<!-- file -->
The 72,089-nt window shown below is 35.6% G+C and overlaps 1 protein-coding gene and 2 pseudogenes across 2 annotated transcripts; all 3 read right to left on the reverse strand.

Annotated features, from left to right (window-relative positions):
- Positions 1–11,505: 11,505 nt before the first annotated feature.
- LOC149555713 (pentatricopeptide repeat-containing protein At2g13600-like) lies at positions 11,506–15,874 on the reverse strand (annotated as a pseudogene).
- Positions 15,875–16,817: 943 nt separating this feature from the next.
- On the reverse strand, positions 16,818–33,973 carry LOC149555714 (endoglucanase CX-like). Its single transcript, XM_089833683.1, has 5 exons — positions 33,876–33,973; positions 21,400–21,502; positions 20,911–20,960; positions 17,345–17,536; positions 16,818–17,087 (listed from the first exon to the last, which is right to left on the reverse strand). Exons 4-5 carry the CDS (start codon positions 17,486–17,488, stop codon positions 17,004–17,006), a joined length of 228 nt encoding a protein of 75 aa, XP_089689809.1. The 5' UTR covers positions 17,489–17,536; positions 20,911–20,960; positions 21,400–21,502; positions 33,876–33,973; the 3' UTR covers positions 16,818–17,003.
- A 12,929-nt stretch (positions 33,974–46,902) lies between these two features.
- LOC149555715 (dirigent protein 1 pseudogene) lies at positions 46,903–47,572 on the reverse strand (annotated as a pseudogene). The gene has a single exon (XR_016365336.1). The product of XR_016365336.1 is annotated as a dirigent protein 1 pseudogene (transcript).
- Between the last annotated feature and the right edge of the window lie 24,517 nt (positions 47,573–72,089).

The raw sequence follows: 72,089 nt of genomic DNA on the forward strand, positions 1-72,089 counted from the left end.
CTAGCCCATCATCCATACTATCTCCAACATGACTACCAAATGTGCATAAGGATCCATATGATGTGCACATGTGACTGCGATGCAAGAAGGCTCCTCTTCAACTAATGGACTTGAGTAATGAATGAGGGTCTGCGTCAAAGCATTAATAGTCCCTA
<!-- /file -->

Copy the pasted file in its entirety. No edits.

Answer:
The 72,089-nt window shown below is 35.6% G+C and overlaps 1 protein-coding gene and 2 pseudogenes across 2 annotated transcripts; all 3 read right to left on the reverse strand.

Annotated features, from left to right (window-relative positions):
- Positions 1–11,505: 11,505 nt before the first annotated feature.
- LOC149555713 (pentatricopeptide repeat-containing protein At2g13600-like) lies at positions 11,506–15,874 on the reverse strand (annotated as a pseudogene).
- Positions 15,875–16,817: 943 nt separating this feature from the next.
- On the reverse strand, positions 16,818–33,973 carry LOC149555714 (endoglucanase CX-like). Its single transcript, XM_089833683.1, has 5 exons — positions 33,876–33,973; positions 21,400–21,502; positions 20,911–20,960; positions 17,345–17,536; positions 16,818–17,087 (listed from the first exon to the last, which is right to left on the reverse strand). Exons 4-5 carry the CDS (start codon positions 17,486–17,488, stop codon positions 17,004–17,006), a joined length of 228 nt encoding a protein of 75 aa, XP_089689809.1. The 5' UTR covers positions 17,489–17,536; positions 20,911–20,960; positions 21,400–21,502; positions 33,876–33,973; the 3' UTR covers positions 16,818–17,003.
- A 12,929-nt stretch (positions 33,974–46,902) lies between these two features.
- LOC149555715 (dirigent protein 1 pseudogene) lies at positions 46,903–47,572 on the reverse strand (annotated as a pseudogene). The gene has a single exon (XR_016365336.1). The product of XR_016365336.1 is annotated as a dirigent protein 1 pseudogene (transcript).
- Between the last annotated feature and the right edge of the window lie 24,517 nt (positions 47,573–72,089).

The raw sequence follows: 72,089 nt of genomic DNA on the forward strand, positions 1-72,089 counted from the left end.
CTAGCCCATCATCCATACTATCTCCAACATGACTACCAAATGTGCATAAGGATCCATATGATGTGCACATGTGACTGCGATGCAAGAAGGCTCCTCTTCAACTAATGGACTTGAGTAATGAATGAGGGTCTGCGTCAAAGCATTAATAGTCCCTA